Welcome to the Crisfield, MD, Deep Geothermal Test Site Homepage. Here you will find details of how the site was selected, the deep drilling program, and results. As shown on the following plots of temperature versus depth, this site was selected for a deep geothermal test because 1) it indicated reaching the highest temperatures at the shallowest depths, and 2) there was a potential space-heating application nearby.
|Geophysical logs of deep geothermal test at Crisfield|
|Table of temperature values||Plot of temperature values|
|Table of density values (gm/cm3)||Plot of density values|
|Sonic log values (usec/foot)||Plot of velocity values (Km/sec)|
Limited aquifer tests were conducted within three zones of the Patuxent Formation by Gruy Federal, Inc., and interpreted by The Johns Hopkins University. The zone shown in the table below was selected for detailed analysis after preliminary testing due to its greater productivity and generally more reliable and complete data. The values shown were reported by K. Yu at the Geothermal Energy and the Eastern U.S. Technical Information Interchange Meeting at Berkeley Springs, WV, on October 30-31, 1979 in a presentation entitled "Crisfield, Maryland, Well Characteristics Determined Using All Test Data". No detailed information concerning the methods used to arrive at the values listed have been published.
|Some Geothermal and Hydrologic Parameters Over the Depth Interval 1,189.3 to 1229.3 meters|
|Storage coefficient||3.9 X 10-3|
A more comprehensive analysis was provided by Laczniak (1980) as an M.S. Thesis in the Virginia Tech Department of Geological Sciences entitled "Analysis of the relationship between energy output and well spacing in a typical Atlantic Coastal Plain doublet geothermal system", 100 pp. Laczniak used an "integrated finite difference" numerical model developed by Lippmann and others (1977) to simulate pumping and re-injection in a typical Atlantic Coastal Plain geologic setting. The interested reader is referred to this Thesis to see the results of thermal and fluid-flow fields for a 3-dimensional rectangular liquid-dominated low-temperature system. Laczniak concluded:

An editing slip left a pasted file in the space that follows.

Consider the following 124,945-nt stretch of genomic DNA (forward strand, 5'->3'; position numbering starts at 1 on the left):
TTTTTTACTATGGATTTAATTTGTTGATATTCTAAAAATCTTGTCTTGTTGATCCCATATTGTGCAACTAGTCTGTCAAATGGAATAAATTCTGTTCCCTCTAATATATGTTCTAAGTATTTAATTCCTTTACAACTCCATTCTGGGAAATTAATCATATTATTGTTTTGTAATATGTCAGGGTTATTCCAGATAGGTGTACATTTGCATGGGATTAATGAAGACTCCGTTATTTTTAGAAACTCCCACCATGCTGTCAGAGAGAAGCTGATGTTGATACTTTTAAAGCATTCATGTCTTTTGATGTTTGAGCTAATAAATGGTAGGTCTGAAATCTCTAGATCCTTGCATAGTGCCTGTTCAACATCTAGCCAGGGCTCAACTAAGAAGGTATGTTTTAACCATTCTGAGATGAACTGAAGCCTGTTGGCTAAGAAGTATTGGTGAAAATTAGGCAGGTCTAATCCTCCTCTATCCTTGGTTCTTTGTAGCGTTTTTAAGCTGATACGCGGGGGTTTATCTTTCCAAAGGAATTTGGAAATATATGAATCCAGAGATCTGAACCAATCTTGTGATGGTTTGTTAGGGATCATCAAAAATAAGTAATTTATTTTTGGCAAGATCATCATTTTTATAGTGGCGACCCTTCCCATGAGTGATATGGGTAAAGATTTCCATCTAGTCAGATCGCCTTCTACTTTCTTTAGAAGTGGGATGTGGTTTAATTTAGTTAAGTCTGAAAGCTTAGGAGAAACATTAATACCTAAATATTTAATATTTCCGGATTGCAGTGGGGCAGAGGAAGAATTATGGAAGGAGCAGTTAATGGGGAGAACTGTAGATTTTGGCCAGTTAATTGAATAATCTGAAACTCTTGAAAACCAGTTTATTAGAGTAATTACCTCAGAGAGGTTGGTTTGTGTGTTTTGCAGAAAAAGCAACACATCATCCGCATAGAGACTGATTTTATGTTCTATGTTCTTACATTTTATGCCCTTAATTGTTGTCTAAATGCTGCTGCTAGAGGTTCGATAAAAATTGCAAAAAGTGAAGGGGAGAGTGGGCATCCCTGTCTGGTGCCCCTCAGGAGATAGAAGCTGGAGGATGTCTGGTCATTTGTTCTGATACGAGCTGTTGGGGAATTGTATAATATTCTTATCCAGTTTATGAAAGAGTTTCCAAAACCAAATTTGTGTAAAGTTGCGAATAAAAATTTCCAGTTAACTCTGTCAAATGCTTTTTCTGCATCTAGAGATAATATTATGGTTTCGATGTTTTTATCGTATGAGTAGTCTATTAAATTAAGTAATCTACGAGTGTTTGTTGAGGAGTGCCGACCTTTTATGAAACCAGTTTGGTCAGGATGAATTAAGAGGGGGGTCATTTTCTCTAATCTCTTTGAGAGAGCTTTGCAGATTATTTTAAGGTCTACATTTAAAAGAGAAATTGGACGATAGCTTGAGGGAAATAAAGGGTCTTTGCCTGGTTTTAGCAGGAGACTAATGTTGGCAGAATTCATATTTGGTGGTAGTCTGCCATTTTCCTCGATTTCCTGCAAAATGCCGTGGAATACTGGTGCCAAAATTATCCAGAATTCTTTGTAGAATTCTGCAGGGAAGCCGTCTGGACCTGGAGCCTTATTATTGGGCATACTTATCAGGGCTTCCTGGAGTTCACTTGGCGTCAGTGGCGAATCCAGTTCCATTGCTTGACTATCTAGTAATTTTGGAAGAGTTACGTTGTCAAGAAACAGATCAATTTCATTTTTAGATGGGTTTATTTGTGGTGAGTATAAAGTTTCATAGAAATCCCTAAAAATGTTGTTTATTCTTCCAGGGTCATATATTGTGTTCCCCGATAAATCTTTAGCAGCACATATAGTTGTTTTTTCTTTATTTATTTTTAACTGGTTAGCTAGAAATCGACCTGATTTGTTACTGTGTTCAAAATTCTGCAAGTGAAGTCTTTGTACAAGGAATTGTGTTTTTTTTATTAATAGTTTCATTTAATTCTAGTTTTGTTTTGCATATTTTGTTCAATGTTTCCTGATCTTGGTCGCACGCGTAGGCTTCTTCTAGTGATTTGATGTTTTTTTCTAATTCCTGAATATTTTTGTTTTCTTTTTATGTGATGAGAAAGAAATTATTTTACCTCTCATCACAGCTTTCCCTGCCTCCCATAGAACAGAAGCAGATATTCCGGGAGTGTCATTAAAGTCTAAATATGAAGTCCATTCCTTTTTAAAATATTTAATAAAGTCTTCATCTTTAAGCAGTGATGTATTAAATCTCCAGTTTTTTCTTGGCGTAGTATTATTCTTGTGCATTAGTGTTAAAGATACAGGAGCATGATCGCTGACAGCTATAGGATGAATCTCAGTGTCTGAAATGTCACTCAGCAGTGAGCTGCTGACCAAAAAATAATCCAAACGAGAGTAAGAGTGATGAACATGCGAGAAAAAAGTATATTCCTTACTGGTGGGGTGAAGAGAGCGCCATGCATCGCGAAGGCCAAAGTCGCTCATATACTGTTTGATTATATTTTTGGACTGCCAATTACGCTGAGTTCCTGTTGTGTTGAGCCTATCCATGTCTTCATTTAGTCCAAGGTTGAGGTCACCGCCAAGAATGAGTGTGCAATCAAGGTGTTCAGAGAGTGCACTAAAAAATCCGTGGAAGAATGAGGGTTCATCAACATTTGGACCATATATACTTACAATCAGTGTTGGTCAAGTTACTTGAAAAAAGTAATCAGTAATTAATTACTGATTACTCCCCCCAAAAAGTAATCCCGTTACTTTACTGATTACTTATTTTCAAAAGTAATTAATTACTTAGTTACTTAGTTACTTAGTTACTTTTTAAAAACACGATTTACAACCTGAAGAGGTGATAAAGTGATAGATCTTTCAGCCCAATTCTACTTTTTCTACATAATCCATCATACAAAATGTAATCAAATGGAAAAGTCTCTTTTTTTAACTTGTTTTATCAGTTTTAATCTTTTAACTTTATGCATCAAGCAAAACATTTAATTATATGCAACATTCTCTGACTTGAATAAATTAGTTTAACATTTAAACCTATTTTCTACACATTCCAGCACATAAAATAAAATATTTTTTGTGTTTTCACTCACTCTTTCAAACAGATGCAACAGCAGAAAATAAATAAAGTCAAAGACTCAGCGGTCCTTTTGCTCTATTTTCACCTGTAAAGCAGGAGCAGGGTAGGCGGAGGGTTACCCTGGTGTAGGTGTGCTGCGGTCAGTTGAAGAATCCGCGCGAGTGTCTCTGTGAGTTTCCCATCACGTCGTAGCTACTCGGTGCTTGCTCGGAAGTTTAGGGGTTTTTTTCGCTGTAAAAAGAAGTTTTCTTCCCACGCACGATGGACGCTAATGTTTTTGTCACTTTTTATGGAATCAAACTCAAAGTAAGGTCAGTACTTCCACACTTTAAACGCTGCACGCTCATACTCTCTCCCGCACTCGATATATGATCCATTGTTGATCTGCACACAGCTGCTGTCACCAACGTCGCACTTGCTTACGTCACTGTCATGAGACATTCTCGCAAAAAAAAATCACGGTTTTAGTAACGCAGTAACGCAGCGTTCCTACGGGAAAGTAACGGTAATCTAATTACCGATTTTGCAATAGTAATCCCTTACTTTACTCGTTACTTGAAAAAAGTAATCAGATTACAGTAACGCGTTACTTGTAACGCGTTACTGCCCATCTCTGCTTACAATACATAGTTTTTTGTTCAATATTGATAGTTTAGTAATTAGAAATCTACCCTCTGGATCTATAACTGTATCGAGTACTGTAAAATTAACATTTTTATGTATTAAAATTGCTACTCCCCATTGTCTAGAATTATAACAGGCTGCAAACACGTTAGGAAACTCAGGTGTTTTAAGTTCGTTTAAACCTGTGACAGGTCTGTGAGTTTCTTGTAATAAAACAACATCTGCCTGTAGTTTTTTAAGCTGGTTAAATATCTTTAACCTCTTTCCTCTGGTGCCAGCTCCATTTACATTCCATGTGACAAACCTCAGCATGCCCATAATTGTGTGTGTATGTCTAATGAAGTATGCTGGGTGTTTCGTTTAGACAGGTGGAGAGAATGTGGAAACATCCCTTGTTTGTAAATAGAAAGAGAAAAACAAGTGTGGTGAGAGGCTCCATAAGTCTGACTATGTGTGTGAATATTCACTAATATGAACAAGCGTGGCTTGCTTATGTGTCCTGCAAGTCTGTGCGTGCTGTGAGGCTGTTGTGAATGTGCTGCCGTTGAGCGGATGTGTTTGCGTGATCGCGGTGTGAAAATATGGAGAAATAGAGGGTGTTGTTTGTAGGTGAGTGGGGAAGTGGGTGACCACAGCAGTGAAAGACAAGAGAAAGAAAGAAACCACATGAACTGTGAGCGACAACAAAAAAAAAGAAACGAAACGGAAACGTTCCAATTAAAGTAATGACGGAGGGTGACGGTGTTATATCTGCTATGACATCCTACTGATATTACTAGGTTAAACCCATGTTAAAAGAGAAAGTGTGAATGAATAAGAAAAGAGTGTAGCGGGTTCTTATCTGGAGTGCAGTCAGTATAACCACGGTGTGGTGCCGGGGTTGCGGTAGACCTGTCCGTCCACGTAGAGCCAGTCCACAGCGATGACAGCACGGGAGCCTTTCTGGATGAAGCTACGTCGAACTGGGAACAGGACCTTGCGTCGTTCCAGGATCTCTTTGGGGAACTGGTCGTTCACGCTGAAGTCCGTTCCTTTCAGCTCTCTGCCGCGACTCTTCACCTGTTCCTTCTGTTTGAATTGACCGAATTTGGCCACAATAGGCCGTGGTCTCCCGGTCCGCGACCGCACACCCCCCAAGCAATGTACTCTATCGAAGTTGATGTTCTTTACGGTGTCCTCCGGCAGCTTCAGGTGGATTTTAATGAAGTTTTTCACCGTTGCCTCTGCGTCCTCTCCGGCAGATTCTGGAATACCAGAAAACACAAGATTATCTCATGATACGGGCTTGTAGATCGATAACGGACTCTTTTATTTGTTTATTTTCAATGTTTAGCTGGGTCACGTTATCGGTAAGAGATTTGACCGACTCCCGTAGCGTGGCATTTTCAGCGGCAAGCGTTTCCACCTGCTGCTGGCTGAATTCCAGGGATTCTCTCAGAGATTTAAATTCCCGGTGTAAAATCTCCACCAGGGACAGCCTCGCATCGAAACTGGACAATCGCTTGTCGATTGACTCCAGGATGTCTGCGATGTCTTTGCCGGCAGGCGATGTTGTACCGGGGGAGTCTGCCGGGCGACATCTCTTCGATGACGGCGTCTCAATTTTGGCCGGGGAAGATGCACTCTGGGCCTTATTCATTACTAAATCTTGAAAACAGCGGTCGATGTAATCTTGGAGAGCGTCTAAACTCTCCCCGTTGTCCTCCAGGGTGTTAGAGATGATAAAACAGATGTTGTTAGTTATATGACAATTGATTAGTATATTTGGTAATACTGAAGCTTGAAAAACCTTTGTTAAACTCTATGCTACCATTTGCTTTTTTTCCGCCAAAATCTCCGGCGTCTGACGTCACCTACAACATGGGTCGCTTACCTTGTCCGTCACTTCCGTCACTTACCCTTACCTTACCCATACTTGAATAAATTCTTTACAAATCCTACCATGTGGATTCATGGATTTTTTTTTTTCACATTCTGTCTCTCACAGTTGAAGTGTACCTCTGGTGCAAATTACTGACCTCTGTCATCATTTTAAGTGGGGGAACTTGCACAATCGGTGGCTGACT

"The overall results quantify the potential usefulness of geothermal resources within the Atlantic Coastal Plain. A rested doublet system with similar hydrologic and thermal conditions as those encountered at the Crisfield, MD, geothermal test site, a well spacing of 1,000 meters, a permeability of 100 md, and a pumping-injection stress of 500 gpm (injection temperature 43.5oC could produce 5.5 million Btu's per hour over a period greater than 30 years."
There were other sites in the southeastern U.S. that would have yielded higher temperatures at deeper depths where the wedge of Coastal Plain sediments was thicker than at Crisfield. For example, the temperature at a depth of 300 m at Stumpy Point (Hole C-19) in North Carolina was 26oC, similar to the value of 27oC at Crisfield (DGT-1), but the thickness of water-saturated sediments at Stumpy Point is greater and so a deeper hole would encounter higher temperatures if the hole went all the way to basement; however, although the temperatures at greater depths (there is a thicker sedimentary insulator there) would have been more attractive as a geothermal resource, there isn't much around Stumpy Point to offer as a space-heating application, and that, as well as temperature, was a prime consideration in the eventual selection of Crisfield, MD, for the deep geothermal test.
Some pictures courtesy of Wilson McClung.
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Last updated: 4/19/2006